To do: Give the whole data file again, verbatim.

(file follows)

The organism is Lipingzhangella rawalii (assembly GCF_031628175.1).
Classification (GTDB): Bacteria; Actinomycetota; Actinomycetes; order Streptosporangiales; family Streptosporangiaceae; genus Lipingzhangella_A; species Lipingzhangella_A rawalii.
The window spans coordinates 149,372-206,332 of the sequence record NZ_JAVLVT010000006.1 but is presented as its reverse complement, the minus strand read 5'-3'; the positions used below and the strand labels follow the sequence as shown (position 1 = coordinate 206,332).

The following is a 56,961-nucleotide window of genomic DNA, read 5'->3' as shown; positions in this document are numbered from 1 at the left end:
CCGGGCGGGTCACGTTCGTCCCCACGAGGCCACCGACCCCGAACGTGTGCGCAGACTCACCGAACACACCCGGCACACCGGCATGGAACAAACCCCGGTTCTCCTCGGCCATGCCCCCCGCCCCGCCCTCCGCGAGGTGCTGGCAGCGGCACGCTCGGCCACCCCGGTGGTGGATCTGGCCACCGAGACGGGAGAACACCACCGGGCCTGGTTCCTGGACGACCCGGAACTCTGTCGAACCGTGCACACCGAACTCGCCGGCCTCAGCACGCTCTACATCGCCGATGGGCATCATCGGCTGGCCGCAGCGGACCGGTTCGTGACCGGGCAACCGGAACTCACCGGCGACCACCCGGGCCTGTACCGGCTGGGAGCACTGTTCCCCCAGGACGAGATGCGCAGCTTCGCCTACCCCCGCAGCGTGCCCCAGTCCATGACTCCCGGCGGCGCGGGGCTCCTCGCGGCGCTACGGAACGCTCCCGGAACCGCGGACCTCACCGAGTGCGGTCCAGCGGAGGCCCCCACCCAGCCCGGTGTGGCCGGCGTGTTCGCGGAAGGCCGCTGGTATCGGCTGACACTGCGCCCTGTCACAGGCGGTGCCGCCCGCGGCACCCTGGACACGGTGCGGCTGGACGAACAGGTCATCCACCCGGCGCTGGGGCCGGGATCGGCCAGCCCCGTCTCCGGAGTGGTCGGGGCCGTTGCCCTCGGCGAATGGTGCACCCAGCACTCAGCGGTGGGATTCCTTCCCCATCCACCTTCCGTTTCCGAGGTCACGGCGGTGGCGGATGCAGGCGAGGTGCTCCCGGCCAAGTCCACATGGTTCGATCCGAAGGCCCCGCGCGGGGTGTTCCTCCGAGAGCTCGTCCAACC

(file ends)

The organism is Lipingzhangella rawalii (assembly GCF_031628175.1).
Classification (GTDB): Bacteria; Actinomycetota; Actinomycetes; order Streptosporangiales; family Streptosporangiaceae; genus Lipingzhangella_A; species Lipingzhangella_A rawalii.
The window spans coordinates 149,372-206,332 of the sequence record NZ_JAVLVT010000006.1 but is presented as its reverse complement, the minus strand read 5'-3'; the positions used below and the strand labels follow the sequence as shown (position 1 = coordinate 206,332).

The following is a 56,961-nucleotide window of genomic DNA, read 5'->3' as shown; positions in this document are numbered from 1 at the left end:
CCGGGCGGGTCACGTTCGTCCCCACGAGGCCACCGACCCCGAACGTGTGCGCAGACTCACCGAACACACCCGGCACACCGGCATGGAACAAACCCCGGTTCTCCTCGGCCATGCCCCCCGCCCCGCCCTCCGCGAGGTGCTGGCAGCGGCACGCTCGGCCACCCCGGTGGTGGATCTGGCCACCGAGACGGGAGAACACCACCGGGCCTGGTTCCTGGACGACCCGGAACTCTGTCGAACCGTGCACACCGAACTCGCCGGCCTCAGCACGCTCTACATCGCCGATGGGCATCATCGGCTGGCCGCAGCGGACCGGTTCGTGACCGGGCAACCGGAACTCACCGGCGACCACCCGGGCCTGTACCGGCTGGGAGCACTGTTCCCCCAGGACGAGATGCGCAGCTTCGCCTACCCCCGCAGCGTGCCCCAGTCCATGACTCCCGGCGGCGCGGGGCTCCTCGCGGCGCTACGGAACGCTCCCGGAACCGCGGACCTCACCGAGTGCGGTCCAGCGGAGGCCCCCACCCAGCCCGGTGTGGCCGGCGTGTTCGCGGAAGGCCGCTGGTATCGGCTGACACTGCGCCCTGTCACAGGCGGTGCCGCCCGCGGCACCCTGGACACGGTGCGGCTGGACGAACAGGTCATCCACCCGGCGCTGGGGCCGGGATCGGCCAGCCCCGTCTCCGGAGTGGTCGGGGCCGTTGCCCTCGGCGAATGGTGCACCCAGCACTCAGCGGTGGGATTCCTTCCCCATCCACCTTCCGTTTCCGAGGTCACGGCGGTGGCGGATGCAGGCGAGGTGCTCCCGGCCAAGTCCACATGGTTCGATCCGAAGGCCCCGCGCGGGGTGTTCCTCCGAGAGCTCGTCCAACC